Now, the Pentagon will consider climate change when planning war games, US Defense Secretary Lloyd Austin said in a statement on Wednesday and declared it as a national security issue, reports The Hill. 

Austin said that there is little about what the defence department does to defend the US citizen that is not affected by climate change. "It is a national security issue, and we must treat it as such," the Defense Secretary said in a statement.

The defense department will take immediate appropriate policy actions to prioritise climate change consideration in the nation's activities and risk assessments, "to mitigate this driver of insecurity," Austin said in a statement. 

Austin's announcement came after US President Joe Biden earlier the day signed a series of executive orders in regard with the climate crisis, The Hill reports. 

The US Defense Department will now include security implications of the climate change in "risk analyses, strategy development, and planning guidance," Austin said.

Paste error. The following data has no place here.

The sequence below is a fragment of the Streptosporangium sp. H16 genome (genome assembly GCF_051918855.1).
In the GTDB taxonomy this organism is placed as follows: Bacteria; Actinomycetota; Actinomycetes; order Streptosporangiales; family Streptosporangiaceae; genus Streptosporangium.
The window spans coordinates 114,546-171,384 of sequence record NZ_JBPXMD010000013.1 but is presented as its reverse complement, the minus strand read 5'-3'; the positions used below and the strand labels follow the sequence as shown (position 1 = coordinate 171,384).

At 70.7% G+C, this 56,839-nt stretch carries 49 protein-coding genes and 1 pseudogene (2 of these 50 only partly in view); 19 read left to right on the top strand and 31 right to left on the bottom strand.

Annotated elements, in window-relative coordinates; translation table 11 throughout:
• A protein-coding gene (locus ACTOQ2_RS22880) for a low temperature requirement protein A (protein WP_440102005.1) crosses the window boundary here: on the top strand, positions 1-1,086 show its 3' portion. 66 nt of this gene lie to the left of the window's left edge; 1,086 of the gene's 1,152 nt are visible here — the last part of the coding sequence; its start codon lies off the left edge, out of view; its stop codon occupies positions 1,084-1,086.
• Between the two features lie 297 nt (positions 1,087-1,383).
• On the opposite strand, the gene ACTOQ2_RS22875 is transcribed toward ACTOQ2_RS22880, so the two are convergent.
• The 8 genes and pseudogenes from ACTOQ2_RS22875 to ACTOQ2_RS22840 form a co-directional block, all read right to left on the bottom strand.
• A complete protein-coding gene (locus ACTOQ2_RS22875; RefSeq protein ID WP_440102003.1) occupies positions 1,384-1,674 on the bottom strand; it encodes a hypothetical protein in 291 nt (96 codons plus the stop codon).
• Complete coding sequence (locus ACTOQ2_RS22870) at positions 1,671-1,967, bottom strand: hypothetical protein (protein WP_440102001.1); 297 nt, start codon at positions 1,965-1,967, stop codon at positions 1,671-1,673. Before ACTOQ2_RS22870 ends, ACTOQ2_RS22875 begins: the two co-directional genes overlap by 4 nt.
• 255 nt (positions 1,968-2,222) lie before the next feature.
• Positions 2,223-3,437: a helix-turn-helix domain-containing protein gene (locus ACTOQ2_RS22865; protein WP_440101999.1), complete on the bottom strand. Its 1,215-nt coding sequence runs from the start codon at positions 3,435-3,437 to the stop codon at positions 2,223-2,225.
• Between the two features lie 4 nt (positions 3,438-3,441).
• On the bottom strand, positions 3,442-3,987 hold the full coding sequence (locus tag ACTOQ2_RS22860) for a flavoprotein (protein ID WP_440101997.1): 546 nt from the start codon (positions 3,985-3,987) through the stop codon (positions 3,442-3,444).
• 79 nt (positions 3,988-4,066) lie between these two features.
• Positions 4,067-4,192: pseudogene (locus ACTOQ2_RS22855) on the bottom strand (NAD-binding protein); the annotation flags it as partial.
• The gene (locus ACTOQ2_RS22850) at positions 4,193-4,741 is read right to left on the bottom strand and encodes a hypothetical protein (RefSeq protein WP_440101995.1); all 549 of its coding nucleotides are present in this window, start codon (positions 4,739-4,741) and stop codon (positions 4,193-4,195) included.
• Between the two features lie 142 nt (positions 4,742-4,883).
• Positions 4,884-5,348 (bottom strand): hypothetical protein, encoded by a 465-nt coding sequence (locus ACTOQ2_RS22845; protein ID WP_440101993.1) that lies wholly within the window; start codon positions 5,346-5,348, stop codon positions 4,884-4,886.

Austin said the Defense Department will also support "incorporating climate risk analysis into modeling, simulation, wargaming, analysis, and the next National Defense Strategy." 4

With this step, the US will change its approach on its carbon footprint, as the department will also be spurring the development of climate-friendly technologies at scale, Austin said. 

While the Pentagon since 2010 has recognised the climate change could pose a threat to the US's military operations and its roles and missions. However, it was never mentioned as a concern till now. 

In 2019, a report called the effects of a changing climate “a national security issue," the official version of the National Defense Strategy did not call for the concern. 

However, now, Biden's new push for climate change is creating a new shift in the White House, expanding the call from environmental agencies to those dealing with national security.

Climate change is now an "essential element of US foreign policy and national security," after Biden's new orders, the White House said.